- The Washington Times - Sunday, June 5, 2005

FRIENDSVILLE, Tenn. — With diamond-tipped saws and gushing jets of water, the last active quarries for a distinctive pink and reddish-brown marble exclusive to eastern Tennessee are being mined for a major addition to the U.S. Capitol.

Eleven-ton blocks are being quarried from outcroppings in the southern Appalachian hills, formed from the beds of ancient shallow seas 300 million years ago.

Sliced, shaped and polished, the marble is then sent 500 miles north to Washington.

“Oh, it is a once-in-a-lifetime order,” said Monica Gawet, owner of Tennessee Marble Co., about 25 miles south of Knoxville.

The architects of the three-level visitor center taking shape beneath the East Front of the Capitol wanted to match the stone with what was used in the House and Senate wings in the 1850s.

That meant sandstone from Pennsylvania, granite from Minnesota, and pink and cedar marble from Tennessee.

“There really aren’t a lot of options for pink marble in this country, and we do have a ‘Buy America’ clause,” said Tom Fontana, spokesman for the Capitol Visitor Center project.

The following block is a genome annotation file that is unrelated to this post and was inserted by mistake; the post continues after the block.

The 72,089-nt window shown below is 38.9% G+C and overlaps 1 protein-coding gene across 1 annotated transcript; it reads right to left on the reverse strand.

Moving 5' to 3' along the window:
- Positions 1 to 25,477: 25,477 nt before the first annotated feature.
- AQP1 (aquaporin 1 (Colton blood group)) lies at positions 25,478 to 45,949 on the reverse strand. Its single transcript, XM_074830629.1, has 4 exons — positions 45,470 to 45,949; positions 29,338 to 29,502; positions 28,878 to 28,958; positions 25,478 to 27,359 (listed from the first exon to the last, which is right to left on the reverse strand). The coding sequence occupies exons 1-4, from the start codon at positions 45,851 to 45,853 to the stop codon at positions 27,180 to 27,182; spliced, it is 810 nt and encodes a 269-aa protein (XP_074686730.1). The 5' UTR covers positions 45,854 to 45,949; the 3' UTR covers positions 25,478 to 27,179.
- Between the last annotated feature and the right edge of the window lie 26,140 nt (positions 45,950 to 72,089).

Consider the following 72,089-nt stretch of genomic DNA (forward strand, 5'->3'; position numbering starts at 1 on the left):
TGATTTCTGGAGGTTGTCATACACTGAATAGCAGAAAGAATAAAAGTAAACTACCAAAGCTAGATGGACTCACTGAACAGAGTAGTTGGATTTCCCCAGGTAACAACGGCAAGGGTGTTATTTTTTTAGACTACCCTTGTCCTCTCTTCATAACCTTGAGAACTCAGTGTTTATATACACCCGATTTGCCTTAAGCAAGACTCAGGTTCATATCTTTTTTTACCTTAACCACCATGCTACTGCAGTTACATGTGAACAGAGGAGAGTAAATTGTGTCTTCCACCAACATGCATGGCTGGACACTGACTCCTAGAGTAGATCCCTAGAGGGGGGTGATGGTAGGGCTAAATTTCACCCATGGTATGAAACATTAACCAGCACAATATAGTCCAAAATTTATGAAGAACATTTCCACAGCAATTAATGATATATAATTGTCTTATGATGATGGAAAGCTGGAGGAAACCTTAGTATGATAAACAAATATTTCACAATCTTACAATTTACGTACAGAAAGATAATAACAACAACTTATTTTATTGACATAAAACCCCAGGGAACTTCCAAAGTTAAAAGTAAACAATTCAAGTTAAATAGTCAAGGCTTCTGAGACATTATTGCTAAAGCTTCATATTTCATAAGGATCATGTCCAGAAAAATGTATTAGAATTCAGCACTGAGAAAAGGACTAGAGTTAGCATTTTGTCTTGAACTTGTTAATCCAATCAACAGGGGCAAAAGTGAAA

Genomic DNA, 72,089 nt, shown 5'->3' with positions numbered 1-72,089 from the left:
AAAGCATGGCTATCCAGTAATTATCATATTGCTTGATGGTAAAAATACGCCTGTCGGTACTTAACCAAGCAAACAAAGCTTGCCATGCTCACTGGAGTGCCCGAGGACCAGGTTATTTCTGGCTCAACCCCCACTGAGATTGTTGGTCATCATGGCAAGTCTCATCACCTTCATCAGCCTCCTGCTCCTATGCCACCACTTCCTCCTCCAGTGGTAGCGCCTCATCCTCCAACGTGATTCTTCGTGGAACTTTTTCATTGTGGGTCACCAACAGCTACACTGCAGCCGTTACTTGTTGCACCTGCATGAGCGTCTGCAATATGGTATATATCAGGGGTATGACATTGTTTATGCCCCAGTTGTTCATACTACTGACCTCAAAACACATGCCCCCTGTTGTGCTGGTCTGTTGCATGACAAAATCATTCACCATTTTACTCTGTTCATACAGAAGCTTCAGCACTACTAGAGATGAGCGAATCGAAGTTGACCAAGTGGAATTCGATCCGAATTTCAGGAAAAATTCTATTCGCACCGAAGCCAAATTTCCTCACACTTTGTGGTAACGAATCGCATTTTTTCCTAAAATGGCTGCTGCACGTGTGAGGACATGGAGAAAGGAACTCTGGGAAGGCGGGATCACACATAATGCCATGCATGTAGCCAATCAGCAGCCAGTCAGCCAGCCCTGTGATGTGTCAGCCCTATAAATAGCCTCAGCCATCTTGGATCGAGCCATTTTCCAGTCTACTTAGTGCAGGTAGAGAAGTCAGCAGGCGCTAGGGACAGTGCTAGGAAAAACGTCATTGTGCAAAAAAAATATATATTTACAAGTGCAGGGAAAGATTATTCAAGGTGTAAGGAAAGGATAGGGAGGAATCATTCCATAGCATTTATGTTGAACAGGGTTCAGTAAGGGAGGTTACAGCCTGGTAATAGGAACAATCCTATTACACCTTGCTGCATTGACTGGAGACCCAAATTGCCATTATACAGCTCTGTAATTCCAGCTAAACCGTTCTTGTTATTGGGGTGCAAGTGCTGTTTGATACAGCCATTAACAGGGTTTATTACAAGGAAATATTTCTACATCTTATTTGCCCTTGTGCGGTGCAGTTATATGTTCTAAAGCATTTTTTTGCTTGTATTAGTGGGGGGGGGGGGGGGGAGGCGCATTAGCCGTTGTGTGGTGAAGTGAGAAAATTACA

More than 35 tractor-trailer loads of marble from Miss Gawet’s company and from nearby Tennessee Valley Marble Co. are being furnished for the visitor center, which is expected to open next year.

The stone will adorn large indoor spaces — a great hall at the entrance, dining areas and bathrooms.

Miss Gawet’s company is supplying about 25,000 square feet of pink tiles, some up to 5 feet long, for a featured pattern in white marble floors. Tennessee Valley Marble is producing more than 1 million pounds of cedar-colored stone fashioned into thick baseboards, wainscoting, railings and stair treads.

The price of the marble accounts for about one-fourth of the $35 million interior stone and installation contract, according to contractor Boatman & Magnani of Capitol Heights.

Using Tennessee marble also is in keeping with some of the city’s other major buildings.

“It is all over Washington,” said Tennessee Valley Marble President Tom White, noting its use at the National Archives, the National Gallery of Art, the Lincoln and Jefferson memorials, the Smithsonian Institution and Washington National Cathedral.

Miss Gawet said the stone’s appeal includes both its durability and beauty.

Tennessee marble can be found only along a narrow 120-mile geologic path known as the Holston Formation.

The seams rise and fall and frequently fracture, and only about 20 percent of the stone pulled from a quarry ends up as a finished product after processing, leading to higher prices.

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